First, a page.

By D. John Hendrickson

March 17 of this year marks the 37th anniversary of oral arguments in Central Hudson Gas & Electric Corporation v. Public Service Commission of New York 447 US 557 (1980), a case that should serve as a reminder that commercial speech is, in fact, entitled to First Amendment protection – something that is all too often overlooked in the legal analysis of advertising campaigns and the business practices that underlie them.

In the pre-smart technology world of the Central Hudson case, the Public Service Commission of New York enacted a regulation prohibiting electric utilities from promoting electricity use – the rationale being that such advertising was contrary to the national policy of conserving energy, and that it would also help avoid increases in utility rates for all customers.

In an 8-1 decision decided three months following oral argument, the US Supreme Court held that, notwithstanding the legitimate public policy concerns sought to be addressed by the Commission, the regulation constituted a violation of the right to commercial speech.

In a methodical analysis of the First Amendment as applied to commercial speech, the Court identified a set of factors that should be considered in analyzing the legality of any such restriction, one of which was that: “[T]he restriction must directly advance the state interest involved; the regulation may not be sustained if it provides only ineffective or remote support for the government’s purpose.” The Court went on to say that:

“The link between the advertising prohibition and appellant’s rate structure is, at most, tenuous. The impact of promotional advertising on the equity of appellant’s rates is highly speculative. Advertising to increase off-peak usage would have to increase peak usage, while other factors that directly affect the fairness and efficiency of appellant’s rates remained constant. Such conditional and remote eventualities simply cannot justify silencing appellant’s promotional advertising.”

The missing element in the Commission’s case was evidence of “causation.” No matter how well-intended a proposed restriction on commercial speech might be, evidence of a clear causal relationship between any proposed restriction and the claimed benefit was identified by the Court as a critical factor in determining the constitutionality of the restriction.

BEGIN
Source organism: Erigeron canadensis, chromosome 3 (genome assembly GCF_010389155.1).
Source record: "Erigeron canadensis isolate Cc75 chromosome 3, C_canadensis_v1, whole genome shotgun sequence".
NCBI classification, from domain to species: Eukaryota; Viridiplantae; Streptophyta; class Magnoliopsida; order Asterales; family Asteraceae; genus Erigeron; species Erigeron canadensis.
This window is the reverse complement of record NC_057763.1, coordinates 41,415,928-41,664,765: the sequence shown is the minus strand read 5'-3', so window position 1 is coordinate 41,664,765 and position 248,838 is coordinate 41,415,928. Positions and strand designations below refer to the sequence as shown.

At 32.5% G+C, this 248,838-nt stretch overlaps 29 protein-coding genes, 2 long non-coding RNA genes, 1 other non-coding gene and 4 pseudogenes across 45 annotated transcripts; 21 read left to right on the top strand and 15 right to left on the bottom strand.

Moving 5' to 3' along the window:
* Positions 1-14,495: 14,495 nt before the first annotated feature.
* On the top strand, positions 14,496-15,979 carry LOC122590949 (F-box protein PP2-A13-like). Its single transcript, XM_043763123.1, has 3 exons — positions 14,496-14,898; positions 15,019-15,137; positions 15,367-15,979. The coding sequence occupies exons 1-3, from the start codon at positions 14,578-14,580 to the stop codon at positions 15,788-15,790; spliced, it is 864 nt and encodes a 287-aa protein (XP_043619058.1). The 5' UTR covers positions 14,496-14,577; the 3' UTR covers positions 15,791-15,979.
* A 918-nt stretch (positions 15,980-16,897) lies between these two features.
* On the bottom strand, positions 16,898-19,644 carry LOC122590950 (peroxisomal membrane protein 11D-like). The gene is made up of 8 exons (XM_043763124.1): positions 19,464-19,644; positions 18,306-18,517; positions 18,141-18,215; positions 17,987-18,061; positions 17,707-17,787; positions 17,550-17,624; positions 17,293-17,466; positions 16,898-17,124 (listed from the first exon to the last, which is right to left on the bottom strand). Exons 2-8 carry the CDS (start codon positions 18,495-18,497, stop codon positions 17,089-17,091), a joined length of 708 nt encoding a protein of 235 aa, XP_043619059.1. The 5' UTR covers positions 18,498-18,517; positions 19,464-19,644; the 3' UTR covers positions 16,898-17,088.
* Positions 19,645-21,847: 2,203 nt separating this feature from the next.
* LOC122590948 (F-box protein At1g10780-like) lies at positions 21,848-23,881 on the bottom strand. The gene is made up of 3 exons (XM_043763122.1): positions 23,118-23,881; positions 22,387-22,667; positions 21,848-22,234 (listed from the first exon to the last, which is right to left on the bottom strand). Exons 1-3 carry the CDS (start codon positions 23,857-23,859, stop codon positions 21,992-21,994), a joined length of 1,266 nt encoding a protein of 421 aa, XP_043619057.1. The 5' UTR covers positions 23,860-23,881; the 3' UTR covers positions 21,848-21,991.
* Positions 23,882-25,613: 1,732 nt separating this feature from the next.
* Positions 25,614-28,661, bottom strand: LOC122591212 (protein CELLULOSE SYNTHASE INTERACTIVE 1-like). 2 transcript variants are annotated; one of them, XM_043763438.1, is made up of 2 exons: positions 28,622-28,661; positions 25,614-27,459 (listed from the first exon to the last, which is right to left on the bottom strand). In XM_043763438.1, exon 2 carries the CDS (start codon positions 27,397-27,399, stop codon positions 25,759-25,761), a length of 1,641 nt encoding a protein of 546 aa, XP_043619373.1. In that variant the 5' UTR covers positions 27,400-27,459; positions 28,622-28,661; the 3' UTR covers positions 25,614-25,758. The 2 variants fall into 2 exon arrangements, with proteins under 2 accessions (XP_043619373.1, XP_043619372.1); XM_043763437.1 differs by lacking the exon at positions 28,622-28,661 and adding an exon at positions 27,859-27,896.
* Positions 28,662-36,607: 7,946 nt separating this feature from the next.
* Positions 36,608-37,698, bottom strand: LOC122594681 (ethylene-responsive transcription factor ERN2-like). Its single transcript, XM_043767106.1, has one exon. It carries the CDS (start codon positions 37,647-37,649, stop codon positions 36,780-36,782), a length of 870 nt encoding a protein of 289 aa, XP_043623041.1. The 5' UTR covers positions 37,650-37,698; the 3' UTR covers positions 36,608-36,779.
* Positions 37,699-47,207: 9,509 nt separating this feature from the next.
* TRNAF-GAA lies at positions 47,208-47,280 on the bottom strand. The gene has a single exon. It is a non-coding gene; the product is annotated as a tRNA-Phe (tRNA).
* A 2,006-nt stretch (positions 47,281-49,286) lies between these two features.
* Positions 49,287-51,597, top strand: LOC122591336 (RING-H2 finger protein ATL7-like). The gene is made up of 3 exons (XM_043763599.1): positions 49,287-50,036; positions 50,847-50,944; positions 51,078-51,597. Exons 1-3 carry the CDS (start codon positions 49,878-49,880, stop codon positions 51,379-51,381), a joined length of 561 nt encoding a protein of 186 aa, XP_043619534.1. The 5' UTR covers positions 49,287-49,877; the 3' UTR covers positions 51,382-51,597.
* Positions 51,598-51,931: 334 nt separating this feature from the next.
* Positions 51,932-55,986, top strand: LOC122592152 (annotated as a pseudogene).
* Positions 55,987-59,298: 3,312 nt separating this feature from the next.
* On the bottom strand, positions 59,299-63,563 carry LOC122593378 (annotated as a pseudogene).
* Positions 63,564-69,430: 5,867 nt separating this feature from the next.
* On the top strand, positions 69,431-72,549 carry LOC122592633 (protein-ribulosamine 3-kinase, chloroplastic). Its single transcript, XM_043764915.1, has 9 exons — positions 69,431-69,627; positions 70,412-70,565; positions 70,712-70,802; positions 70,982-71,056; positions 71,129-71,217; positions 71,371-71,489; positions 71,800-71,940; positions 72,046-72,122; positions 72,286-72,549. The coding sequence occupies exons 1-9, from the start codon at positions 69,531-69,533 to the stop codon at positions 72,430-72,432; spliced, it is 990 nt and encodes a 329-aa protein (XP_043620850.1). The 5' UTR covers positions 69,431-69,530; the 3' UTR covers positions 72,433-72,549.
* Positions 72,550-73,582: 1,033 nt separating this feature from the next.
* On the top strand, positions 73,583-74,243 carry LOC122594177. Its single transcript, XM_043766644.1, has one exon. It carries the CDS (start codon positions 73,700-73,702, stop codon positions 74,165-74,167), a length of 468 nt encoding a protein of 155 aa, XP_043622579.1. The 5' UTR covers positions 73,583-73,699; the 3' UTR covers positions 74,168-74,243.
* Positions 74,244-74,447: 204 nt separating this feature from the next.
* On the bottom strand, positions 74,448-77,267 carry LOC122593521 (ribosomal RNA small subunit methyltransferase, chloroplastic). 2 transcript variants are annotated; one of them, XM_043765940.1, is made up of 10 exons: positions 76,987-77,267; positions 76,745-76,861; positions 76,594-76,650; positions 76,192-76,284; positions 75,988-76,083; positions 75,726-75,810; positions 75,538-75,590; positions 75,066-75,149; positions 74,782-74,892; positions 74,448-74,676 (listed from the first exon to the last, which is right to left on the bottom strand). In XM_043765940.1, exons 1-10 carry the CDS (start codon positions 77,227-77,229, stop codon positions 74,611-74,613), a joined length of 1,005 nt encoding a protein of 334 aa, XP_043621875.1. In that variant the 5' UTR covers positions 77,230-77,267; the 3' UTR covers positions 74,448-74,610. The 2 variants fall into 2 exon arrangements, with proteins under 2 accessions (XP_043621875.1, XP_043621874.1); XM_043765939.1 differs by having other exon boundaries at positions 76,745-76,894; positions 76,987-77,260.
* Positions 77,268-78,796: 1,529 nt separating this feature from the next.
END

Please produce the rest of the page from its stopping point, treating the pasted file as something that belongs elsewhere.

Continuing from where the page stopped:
This approach was echoed by Congress in 1994 when it amended Section 5 of the Federal Trade Commission Act to define an “unfair act or practice” as an act or practice: “(1) likely to cause substantial injury to consumers; (2) which is not reasonably avoidable by consumers themselves; and (3) is not outweighed by countervailing benefits to consumers or to competition. 15 USC Section 45(n) (emphasis added).  Significantly, the amended statute expressly barred the Commission from relying on “public policy” as the primary basis for a determination of unfairness.

Just last month, FTC Acting Chairman Maureen K. Ohlhausen authored a Concurring Statement in connection with the Commission’s settlement with television manufacturer Vizio, Inc., alleged by the Commission (and the State of New Jersey) to have collected data about its customers’ viewing behavior without adequate disclosure of its data collection and sharing practices. Focusing on the first count of the complaint that alleged “unfairness” in Vizio’s collection and sharing of such data, Chairman Ohlhausen noted:

“It alleges that granular (household or individual) television viewing activity is sensitive information. And it states that sharing this viewing information without consent causes or is likely to cause a “substantial injury” under Section 5(n) of the FTC Act…There may be good policy reasons to consider such information sensitive. Indeed, Congress has protected the privacy of certain video viewing activity by passing specific laws, such as the Cable Privacy Act of 1984.  But, under our statute, we cannot find a practice unfair based primarily on public policy. Instead, we must determine whether the practice causes substantial injury that is not reasonably avoidable by the consumer and is not outweighed by benefits to competition or consumers.”

Chairman Ohlhausen went on to announce that she is launching an effort to examine this important issue further, and her efforts in this regard are certainly encouraging to proponents of First Amendment protection of commercial speech.

The legacy of Central Hudson lives on, and the advertising community as well as consumers should welcome this. The Court in Hudson noted that “Commercial expression not only serves the economic interest of the speaker, but also assists consumers and furthers the societal interest in the fullest possible dissemination of information” – a laudable public policy in its own right. Happy Birthday, Central Hudson.

Legal disclaimer:  This article is not intended to constitute legal advice or to create an attorney-client relationship.  We trust you knew this anyway.